PLAINFIELD, N.H. — She originally agreed to pay the hit man with a tractor, according to court testimony. But nobody pays the full bill for a murder in advance. It’s half now, half later. And there is no reasonable way to give someone half a tractor.
So they renegotiated in dollars — five thousand up front, and another five grand when her former daughter-in-law was dead. She had bargained $2,000 off the asking price.
“When I get a picture of her gone, you’ll get the rest,” Pauline Chase promised, according to a July police recording of the 83-year-old widow speaking to the man she allegedly tried to hire for murder.
What she didn’t know was that the purported hit man was working with police. Chase and her son, 63-year-old Maurice Temple, were arrested late last month and charged with conspiracy to murder Jean Temple, the beloved postmaster in this sublime little mountain town, who is also Maurice Temple’s ex-wife.
The police recordings made during the investigation, played in court earlier this month, unspooled a darkly riveting, screwball tale of a broken family and the ultimate betrayal, allegedly masterminded by a 5-foot-3 octogenarian:
“You want her dead, not just hurt?” the hit man asked Chase over the phone.
“What?” Chase said.
“You want her dead, not just hurt, correct?” he repeated. “So we’re all on the same page.”
There was a pause. “I can’t hear what you’re saying,” Chase said. “The word is what?
The hit man repeated again, stressing every syllable like you do when you lose patience with your grandma. “You-want-her-dead-not-just-hurt!”
“That’s right,” she said.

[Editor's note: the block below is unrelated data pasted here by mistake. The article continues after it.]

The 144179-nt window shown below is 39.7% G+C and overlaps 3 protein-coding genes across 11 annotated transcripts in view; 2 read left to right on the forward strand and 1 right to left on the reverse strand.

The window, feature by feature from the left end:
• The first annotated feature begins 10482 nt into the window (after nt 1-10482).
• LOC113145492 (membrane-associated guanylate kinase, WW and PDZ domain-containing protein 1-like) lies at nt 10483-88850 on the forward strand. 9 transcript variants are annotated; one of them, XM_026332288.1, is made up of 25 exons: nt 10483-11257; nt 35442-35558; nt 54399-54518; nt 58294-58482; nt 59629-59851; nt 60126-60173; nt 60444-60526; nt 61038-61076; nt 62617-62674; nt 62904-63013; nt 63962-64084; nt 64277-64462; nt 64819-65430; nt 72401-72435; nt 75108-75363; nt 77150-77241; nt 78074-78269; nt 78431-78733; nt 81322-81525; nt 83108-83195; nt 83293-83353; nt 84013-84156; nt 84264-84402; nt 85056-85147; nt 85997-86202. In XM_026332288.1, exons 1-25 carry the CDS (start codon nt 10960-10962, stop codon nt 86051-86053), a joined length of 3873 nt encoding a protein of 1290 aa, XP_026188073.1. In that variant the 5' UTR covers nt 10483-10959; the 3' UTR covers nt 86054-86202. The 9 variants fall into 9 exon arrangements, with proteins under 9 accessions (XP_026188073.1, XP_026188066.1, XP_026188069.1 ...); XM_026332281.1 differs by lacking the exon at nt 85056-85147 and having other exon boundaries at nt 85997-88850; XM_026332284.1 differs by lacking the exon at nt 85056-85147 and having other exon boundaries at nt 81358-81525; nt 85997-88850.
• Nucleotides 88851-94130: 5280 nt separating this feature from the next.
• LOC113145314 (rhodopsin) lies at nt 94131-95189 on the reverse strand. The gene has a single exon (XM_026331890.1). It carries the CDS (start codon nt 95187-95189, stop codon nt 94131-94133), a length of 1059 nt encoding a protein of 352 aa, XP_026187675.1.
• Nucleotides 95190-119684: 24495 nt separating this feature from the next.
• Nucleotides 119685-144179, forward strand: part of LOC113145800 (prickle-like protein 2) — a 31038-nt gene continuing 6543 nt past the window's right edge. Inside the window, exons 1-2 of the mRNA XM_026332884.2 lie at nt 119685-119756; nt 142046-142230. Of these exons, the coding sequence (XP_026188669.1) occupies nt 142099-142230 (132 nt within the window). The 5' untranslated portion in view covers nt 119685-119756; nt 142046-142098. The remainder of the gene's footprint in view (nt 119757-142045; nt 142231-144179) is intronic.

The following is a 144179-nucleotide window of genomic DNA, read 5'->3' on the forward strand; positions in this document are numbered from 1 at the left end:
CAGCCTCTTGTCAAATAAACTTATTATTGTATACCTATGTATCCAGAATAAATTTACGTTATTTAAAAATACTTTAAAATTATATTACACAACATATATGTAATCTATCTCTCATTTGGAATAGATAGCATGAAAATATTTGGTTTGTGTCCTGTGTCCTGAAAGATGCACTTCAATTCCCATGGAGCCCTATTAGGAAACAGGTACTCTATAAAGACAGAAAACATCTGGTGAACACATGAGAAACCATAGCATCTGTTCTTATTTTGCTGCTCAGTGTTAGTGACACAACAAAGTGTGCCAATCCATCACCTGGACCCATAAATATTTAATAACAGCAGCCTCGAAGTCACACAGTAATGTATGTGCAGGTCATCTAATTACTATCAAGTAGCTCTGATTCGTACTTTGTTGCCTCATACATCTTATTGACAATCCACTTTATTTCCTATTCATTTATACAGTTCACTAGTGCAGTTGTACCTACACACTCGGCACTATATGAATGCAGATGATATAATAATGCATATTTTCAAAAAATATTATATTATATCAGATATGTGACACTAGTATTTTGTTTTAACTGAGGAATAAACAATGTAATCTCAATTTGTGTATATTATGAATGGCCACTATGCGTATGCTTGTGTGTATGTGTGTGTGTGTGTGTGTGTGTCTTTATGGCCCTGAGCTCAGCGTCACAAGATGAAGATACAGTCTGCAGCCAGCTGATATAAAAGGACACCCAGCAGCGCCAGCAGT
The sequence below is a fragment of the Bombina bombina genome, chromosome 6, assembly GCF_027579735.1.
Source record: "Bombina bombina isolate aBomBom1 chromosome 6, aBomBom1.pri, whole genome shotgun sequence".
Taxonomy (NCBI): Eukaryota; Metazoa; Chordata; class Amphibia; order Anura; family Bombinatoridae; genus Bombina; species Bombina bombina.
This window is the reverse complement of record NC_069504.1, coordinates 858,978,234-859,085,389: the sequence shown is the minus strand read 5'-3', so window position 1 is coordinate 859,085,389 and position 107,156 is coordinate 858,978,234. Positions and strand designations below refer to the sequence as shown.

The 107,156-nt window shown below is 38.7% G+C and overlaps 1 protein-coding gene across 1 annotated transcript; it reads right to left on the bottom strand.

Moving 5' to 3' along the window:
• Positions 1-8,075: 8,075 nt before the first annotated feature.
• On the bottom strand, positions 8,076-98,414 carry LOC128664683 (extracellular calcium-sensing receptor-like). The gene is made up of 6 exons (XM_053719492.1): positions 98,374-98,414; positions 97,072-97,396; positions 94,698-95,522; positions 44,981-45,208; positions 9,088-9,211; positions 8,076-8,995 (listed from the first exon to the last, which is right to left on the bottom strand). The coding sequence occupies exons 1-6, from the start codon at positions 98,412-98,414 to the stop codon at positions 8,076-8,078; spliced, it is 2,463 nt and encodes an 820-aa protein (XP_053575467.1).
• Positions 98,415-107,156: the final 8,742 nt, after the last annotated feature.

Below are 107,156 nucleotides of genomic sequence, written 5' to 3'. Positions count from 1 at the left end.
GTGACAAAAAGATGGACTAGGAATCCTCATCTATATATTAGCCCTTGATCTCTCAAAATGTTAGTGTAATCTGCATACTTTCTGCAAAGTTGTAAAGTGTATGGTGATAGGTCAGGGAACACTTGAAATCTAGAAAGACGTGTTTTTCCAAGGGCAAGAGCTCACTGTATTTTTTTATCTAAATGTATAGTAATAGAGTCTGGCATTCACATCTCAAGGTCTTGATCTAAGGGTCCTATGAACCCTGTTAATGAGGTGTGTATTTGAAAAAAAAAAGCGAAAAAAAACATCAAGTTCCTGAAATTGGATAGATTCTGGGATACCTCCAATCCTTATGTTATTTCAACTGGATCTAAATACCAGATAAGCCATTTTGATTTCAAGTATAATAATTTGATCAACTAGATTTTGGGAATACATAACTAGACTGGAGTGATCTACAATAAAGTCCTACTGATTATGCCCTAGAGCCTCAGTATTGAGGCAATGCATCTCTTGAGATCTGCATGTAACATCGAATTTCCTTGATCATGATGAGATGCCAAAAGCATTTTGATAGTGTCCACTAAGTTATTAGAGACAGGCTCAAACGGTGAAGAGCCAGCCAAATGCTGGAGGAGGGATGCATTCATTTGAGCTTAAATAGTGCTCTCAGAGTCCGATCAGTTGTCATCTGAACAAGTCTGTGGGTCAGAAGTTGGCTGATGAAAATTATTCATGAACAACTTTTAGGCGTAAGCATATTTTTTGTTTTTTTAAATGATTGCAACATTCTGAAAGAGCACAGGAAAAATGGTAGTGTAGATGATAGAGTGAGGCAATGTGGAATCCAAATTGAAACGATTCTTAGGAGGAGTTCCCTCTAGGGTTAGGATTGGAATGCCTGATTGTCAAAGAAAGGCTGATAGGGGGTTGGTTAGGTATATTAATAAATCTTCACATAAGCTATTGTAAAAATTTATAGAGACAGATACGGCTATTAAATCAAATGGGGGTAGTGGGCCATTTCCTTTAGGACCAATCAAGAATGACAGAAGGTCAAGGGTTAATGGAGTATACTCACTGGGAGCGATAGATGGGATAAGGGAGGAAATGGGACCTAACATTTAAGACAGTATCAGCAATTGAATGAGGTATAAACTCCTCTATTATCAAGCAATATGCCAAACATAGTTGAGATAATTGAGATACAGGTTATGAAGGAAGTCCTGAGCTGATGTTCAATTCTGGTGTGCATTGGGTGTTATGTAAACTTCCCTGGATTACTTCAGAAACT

At her age, Chase is an unlikely suspect in a murder-for-hire plot. She was born May 23, 1934, the day lawmen in Louisiana killed Bonnie and Clyde. A hearing is scheduled for Oct. 12 to determine if Chase is competent to stand trial, a court spokeswoman said.
Maurice Temple’s case has been bound over to Superior Court. His lawyer has argued that Maurice was an unwilling participant in the plot, entrapped by investigators.
Court filings allege that Maurice was present when Chase gave $5,000 to Mark Horne, a longtime acquaintance, as a down payment to kill Jean.
Problem was, Horne is not a hit man. He is a 63-year-old volunteer firefighter, active in local politics and town affairs. You can find his name in Plainfield selectboard minutes from April, in a discussion over firefighters reducing their use of sirens. He has known Jean Temple for 20 years and said in court that they were friends.
Horne has testified that he called police after Chase asked if he could help send Jean “down the river.” Horne agreed to wear a police wire and play along with the alleged plot in a sting operation. The investigation unfolded over most of July, in the rural bedroom community of about 2,300.
Murder conspiracies aside, Plainfield is a beautiful place, with all the touchstones of a sleepy New England village. White steeples. Red barns. Stacks of split firewood. Rows of cornstalk that melt into sweeping green vistas. It’s the kind of place that feels protected from salacious scandal but has had its share of unwelcome headlines.
“Plainfield is not without precedent for odd events,” said Selectman Robert W. Taylor.
A decade ago, the residents of Plainfield lived through what they now call “the Brown incident.” It began when residents Ed and Elaine Brown decided they were tired of tax bills, and stopped paying. They were eventually prosecuted, but retreated to their 100-acre property, where they held off the law in an armed standoff that lasted nine months. The locals grew accustomed to news trucks and SWAT helicopters. Finally, agents posing as supporters of the couple’s tax revolt arrested the Browns, who went to prison. Fear of booby-traps delayed the tax sale of their property for years.
“We had the Brown incident and now we have murder for hire,” said Paul Yates, 44, proprietor of The Collector’s Armory, an antique firearm and bric-a-brac store on the town’s main drag. “People are crazy. You can’t cure crazy.”
Several townspeople said they were shocked by the arrests and concerned for their postmaster, whom one customer called “the sweetest woman in the town.” They hoped the publicity would not taint Plainfield’s reputation. And they seemed puzzled that anyone would think to hire a local to commit murder in a town where everybody knows everyone.
“What a stupid plan,” another resident said.
. . .